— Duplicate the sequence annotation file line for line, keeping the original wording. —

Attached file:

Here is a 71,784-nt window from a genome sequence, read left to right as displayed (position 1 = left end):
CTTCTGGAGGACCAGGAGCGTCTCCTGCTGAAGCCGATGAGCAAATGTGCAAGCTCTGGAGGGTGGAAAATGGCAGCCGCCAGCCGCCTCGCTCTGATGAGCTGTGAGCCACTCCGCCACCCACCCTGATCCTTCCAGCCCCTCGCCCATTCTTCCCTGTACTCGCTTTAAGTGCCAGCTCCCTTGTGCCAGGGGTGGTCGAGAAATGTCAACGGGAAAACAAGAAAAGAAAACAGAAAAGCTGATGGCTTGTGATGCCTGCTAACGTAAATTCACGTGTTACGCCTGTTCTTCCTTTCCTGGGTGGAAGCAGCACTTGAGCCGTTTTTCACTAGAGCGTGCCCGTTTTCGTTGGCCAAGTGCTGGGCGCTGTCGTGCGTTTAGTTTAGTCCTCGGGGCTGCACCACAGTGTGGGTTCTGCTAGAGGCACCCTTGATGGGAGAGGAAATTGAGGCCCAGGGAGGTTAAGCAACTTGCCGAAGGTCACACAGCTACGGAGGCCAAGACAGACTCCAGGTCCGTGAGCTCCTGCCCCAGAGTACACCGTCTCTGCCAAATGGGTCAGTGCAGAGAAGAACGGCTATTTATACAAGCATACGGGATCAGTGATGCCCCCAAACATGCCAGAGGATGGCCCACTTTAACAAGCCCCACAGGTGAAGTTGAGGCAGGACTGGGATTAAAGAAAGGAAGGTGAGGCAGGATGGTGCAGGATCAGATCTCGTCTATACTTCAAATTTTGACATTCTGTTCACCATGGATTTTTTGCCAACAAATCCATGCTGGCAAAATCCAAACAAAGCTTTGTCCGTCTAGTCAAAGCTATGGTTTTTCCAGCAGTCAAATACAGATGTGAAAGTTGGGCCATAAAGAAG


Here is a 71,784-nt window from a genome sequence, read left to right as displayed (position 1 = left end):
CTTCTGGAGGACCAGGAGCGTCTCCTGCTGAAGCCGATGAGCAAATGTGCAAGCTCTGGAGGGTGGAAAATGGCAGCCGCCAGCCGCCTCGCTCTGATGAGCTGTGAGCCACTCCGCCACCCACCCTGATCCTTCCAGCCCCTCGCCCATTCTTCCCTGTACTCGCTTTAAGTGCCAGCTCCCTTGTGCCAGGGGTGGTCGAGAAATGTCAACGGGAAAACAAGAAAAGAAAACAGAAAAGCTGATGGCTTGTGATGCCTGCTAACGTAAATTCACGTGTTACGCCTGTTCTTCCTTTCCTGGGTGGAAGCAGCACTTGAGCCGTTTTTCACTAGAGCGTGCCCGTTTTCGTTGGCCAAGTGCTGGGCGCTGTCGTGCGTTTAGTTTAGTCCTCGGGGCTGCACCACAGTGTGGGTTCTGCTAGAGGCACCCTTGATGGGAGAGGAAATTGAGGCCCAGGGAGGTTAAGCAACTTGCCGAAGGTCACACAGCTACGGAGGCCAAGACAGACTCCAGGTCCGTGAGCTCCTGCCCCAGAGTACACCGTCTCTGCCAAATGGGTCAGTGCAGAGAAGAACGGCTATTTATACAAGCATACGGGATCAGTGATGCCCCCAAACATGCCAGAGGATGGCCCACTTTAACAAGCCCCACAGGTGAAGTTGAGGCAGGACTGGGATTAAAGAAAGGAAGGTGAGGCAGGATGGTGCAGGATCAGATCTCGTCTATACTTCAAATTTTGACATTCTGTTCACCATGGATTTTTTGCCAACAAATCCATGCTGGCAAAATCCAAACAAAGCTTTGTCCGTCTAGTCAAAGCTATGGTTTTTCCAGCAGTCAAATACAGATGTGAAAGTTGGGCCATAAAGAAG